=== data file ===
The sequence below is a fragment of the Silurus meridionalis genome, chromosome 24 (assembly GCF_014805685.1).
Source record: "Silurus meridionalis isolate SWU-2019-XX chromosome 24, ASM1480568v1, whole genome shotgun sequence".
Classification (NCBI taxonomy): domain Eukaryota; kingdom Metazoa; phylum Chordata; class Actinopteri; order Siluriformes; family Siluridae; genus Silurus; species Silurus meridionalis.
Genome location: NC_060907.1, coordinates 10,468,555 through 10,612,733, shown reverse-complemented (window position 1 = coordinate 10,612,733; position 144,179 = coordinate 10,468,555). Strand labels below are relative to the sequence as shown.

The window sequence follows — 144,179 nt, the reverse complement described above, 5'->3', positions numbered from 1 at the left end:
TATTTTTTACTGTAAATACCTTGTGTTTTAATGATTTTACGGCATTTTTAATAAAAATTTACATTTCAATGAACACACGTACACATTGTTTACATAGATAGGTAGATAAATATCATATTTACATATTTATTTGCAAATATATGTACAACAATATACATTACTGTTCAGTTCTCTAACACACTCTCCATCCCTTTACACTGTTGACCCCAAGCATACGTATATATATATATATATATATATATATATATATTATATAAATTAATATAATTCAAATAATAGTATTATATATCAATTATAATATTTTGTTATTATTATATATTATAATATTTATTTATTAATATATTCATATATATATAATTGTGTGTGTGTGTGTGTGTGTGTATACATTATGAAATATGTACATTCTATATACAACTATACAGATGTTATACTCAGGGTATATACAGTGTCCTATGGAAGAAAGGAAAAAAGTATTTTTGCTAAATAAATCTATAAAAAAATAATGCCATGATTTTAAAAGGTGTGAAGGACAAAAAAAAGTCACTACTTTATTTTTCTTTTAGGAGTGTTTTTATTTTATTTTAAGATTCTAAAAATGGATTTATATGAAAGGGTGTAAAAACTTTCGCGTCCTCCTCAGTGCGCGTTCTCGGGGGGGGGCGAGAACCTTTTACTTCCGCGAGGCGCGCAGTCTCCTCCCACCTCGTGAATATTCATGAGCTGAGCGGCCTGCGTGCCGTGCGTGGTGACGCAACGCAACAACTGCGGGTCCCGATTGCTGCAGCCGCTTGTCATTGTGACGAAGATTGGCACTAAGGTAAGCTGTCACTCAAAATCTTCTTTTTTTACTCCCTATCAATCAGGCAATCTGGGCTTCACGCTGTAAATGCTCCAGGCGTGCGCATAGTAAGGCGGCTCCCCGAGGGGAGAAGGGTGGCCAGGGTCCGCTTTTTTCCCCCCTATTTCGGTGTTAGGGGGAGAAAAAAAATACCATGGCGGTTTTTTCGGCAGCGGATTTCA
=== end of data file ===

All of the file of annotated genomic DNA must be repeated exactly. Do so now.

The sequence below is a fragment of the Silurus meridionalis genome, chromosome 24 (assembly GCF_014805685.1).
Source record: "Silurus meridionalis isolate SWU-2019-XX chromosome 24, ASM1480568v1, whole genome shotgun sequence".
Classification (NCBI taxonomy): domain Eukaryota; kingdom Metazoa; phylum Chordata; class Actinopteri; order Siluriformes; family Siluridae; genus Silurus; species Silurus meridionalis.
Genome location: NC_060907.1, coordinates 10,468,555 through 10,612,733, shown reverse-complemented (window position 1 = coordinate 10,612,733; position 144,179 = coordinate 10,468,555). Strand labels below are relative to the sequence as shown.

The window sequence follows — 144,179 nt, the reverse complement described above, 5'->3', positions numbered from 1 at the left end:
TATTTTTTACTGTAAATACCTTGTGTTTTAATGATTTTACGGCATTTTTAATAAAAATTTACATTTCAATGAACACACGTACACATTGTTTACATAGATAGGTAGATAAATATCATATTTACATATTTATTTGCAAATATATGTACAACAATATACATTACTGTTCAGTTCTCTAACACACTCTCCATCCCTTTACACTGTTGACCCCAAGCATACGTATATATATATATATATATATATATATATATATTATATAAATTAATATAATTCAAATAATAGTATTATATATCAATTATAATATTTTGTTATTATTATATATTATAATATTTATTTATTAATATATTCATATATATATAATTGTGTGTGTGTGTGTGTGTGTGTATACATTATGAAATATGTACATTCTATATACAACTATACAGATGTTATACTCAGGGTATATACAGTGTCCTATGGAAGAAAGGAAAAAAGTATTTTTGCTAAATAAATCTATAAAAAAATAATGCCATGATTTTAAAAGGTGTGAAGGACAAAAAAAAGTCACTACTTTATTTTTCTTTTAGGAGTGTTTTTATTTTATTTTAAGATTCTAAAAATGGATTTATATGAAAGGGTGTAAAAACTTTCGCGTCCTCCTCAGTGCGCGTTCTCGGGGGGGGGCGAGAACCTTTTACTTCCGCGAGGCGCGCAGTCTCCTCCCACCTCGTGAATATTCATGAGCTGAGCGGCCTGCGTGCCGTGCGTGGTGACGCAACGCAACAACTGCGGGTCCCGATTGCTGCAGCCGCTTGTCATTGTGACGAAGATTGGCACTAAGGTAAGCTGTCACTCAAAATCTTCTTTTTTTACTCCCTATCAATCAGGCAATCTGGGCTTCACGCTGTAAATGCTCCAGGCGTGCGCATAGTAAGGCGGCTCCCCGAGGGGAGAAGGGTGGCCAGGGTCCGCTTTTTTCCCCCCTATTTCGGTGTTAGGGGGAGAAAAAAAATACCATGGCGGTTTTTTCGGCAGCGGATTTCA